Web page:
Smith, also a visiting scholar at the American Enterprise Institute, a free-market think tank, recently concluded that the expanded crop insurance program could potentially be even more expensive for taxpayers than the lump-sum payments.
“If the government takes on much of the risk in farming, paradoxically, farmers adopt riskier production practices and stop using cheaper tools to manage business,” he said.
Those riskier practices, he added, include using fewer chemicals against pests, failing to rotate the kinds of crops planted, and expanding into marginal, less fertile lands which EWG members say could be conserved or used as grazing land.
But defenders of the crop insurance program say it is a vital part of the government safety net for farmers. “I know the program has critics, but in farm country, it’s the most valuable tool we have to survive,” said Anthony Bush, an Ohio corn farmer. “That’s why 80 percent of us buy it.”
And David Redman, an adviser in Lawrence County, Ind., who helps both farmers and ranchers respond to natural disaster, says that while big farm corporations might see profits this year because of high crop prices and insurance claims, the 100 to 200 acre family-sized farms won’t.
“Most of the farmers I know buy bare minimum coverage to cover out-of-pocket expenses — just enough to keep going next year,” he said, adding that a quarter of the 700 farmers he assists in his area do not buy any insurance at all. Those farmers say they still cannot afford the premiums, even with the government subsidy, Redman said.
Bush has paid into the program for over a decade and has never qualified to collect a claim on his losses, though he expects to this year. He says his share of the annual premium is roughly $30,000. He has lost over $140,000 to drought on his corn harvest.
A member of the National Corn Growers Association, Bush says that while some highly insured crop farmers might be inclined to expand their operations, the trend can be discouraged by expanding conservation programs rather than reducing subsidies.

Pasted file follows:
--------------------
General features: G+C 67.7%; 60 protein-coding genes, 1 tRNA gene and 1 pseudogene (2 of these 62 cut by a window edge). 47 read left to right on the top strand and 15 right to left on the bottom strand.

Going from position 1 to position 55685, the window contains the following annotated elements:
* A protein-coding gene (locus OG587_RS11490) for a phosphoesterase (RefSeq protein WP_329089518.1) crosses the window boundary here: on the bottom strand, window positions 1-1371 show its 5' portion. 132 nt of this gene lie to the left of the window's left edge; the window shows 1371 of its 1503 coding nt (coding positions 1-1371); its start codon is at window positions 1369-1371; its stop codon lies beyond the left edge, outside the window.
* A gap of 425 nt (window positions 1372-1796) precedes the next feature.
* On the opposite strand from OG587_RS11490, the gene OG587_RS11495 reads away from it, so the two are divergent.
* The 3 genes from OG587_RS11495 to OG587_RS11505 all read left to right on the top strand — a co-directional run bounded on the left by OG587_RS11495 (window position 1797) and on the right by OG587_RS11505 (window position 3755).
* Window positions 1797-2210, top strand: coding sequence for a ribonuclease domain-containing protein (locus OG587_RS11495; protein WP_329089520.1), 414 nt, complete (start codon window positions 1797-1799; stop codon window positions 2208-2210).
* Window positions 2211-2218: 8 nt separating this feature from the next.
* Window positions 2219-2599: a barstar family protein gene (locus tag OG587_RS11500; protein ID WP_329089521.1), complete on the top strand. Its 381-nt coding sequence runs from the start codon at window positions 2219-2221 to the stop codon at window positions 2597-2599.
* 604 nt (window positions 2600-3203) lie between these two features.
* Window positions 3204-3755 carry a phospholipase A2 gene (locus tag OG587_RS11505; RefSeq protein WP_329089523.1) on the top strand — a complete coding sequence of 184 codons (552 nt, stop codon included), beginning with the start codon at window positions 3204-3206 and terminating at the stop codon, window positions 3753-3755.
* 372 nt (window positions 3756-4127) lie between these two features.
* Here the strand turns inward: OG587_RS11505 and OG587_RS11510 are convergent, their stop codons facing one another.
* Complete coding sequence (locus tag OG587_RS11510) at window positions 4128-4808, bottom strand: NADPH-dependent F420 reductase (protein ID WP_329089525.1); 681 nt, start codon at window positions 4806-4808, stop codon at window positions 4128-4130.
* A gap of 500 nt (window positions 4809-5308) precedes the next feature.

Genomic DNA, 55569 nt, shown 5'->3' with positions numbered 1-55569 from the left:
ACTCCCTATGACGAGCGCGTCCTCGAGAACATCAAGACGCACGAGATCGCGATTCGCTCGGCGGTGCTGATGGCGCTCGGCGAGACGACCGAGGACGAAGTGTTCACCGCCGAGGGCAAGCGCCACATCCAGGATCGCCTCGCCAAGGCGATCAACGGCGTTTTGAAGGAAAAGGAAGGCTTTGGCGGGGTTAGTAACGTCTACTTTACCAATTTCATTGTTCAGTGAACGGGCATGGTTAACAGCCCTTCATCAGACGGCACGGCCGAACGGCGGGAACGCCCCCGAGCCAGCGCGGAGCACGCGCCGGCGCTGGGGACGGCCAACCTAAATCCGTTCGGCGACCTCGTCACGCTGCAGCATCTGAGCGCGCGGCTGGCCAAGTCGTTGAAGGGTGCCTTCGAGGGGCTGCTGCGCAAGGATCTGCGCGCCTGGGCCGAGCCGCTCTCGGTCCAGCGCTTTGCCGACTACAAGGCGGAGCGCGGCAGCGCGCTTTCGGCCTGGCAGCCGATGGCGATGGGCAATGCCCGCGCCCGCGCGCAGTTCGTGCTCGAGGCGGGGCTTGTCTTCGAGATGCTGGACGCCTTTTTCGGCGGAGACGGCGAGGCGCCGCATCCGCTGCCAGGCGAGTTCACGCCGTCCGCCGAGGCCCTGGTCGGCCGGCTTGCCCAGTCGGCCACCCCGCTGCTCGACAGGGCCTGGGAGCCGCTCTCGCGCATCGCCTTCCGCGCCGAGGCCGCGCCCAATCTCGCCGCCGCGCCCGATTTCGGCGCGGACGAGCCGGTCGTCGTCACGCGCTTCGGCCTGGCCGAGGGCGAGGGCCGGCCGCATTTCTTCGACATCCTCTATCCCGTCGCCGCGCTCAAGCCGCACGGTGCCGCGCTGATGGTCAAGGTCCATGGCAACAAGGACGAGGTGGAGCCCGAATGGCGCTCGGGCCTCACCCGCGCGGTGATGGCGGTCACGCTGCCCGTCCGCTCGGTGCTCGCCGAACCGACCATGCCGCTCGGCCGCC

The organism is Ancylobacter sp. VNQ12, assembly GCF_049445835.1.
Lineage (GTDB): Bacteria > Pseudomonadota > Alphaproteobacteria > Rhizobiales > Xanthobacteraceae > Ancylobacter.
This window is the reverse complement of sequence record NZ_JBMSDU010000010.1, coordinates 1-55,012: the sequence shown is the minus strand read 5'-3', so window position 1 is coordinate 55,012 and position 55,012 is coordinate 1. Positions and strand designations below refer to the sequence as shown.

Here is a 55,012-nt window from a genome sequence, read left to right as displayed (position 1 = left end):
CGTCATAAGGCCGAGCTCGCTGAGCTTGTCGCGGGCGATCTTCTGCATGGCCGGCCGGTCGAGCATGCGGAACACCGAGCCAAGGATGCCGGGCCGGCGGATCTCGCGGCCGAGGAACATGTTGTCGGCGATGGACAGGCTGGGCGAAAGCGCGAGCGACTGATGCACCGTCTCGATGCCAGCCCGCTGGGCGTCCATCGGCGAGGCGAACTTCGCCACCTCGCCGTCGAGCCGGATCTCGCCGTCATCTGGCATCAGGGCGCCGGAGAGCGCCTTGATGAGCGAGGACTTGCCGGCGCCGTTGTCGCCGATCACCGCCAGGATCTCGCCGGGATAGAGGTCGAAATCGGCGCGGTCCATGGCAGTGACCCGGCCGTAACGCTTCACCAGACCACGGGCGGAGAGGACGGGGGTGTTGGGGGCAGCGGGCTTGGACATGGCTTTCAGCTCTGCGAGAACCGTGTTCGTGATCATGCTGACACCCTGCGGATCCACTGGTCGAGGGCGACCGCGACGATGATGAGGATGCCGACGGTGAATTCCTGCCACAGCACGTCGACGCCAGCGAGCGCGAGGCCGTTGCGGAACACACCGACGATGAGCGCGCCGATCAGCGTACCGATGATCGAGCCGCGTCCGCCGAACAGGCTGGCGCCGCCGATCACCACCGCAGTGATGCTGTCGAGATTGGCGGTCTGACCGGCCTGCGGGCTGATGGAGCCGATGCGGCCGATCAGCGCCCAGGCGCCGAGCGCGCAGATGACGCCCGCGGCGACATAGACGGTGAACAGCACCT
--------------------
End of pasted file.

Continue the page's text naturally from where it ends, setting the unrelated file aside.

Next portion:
Debate is also swirling around USDA regulations that keep secret the identities of participating farmers — including 26 of the nation’s largest farming operations, which received more than $1 million each in federal subsidies last year, according to a report by the Environmental Working Group.
Rep. Jackie Speier (D-Calif.) is pushing to include a provision in the House farm bill that would repeal the USDA regulations. A similar provision failed to be included in the Senate-passed farm bill.
Even some farmers favor more transparency. Bush said he believes it would be appropriate to disclose the names of farmers who get the subsidies and how much they receive.
Hurt, the agricultural economist, said the outdated nature of crop insurance legislation contributes to the drought’s burden on ranchers, who have no insurance at all.
In the 1930s, farmers raised livestock and grew crops side by side — and he says federal policy still reflects that business model.
“Up until the 1990s, most farmers both tended livestock and grew crops,” Hurt said. “Now we have a model dominated by specialized, industrial-scale corporations, but our policy is stuck in the ‘Old MacDonald had a farm’ model. It’s time to rethink.”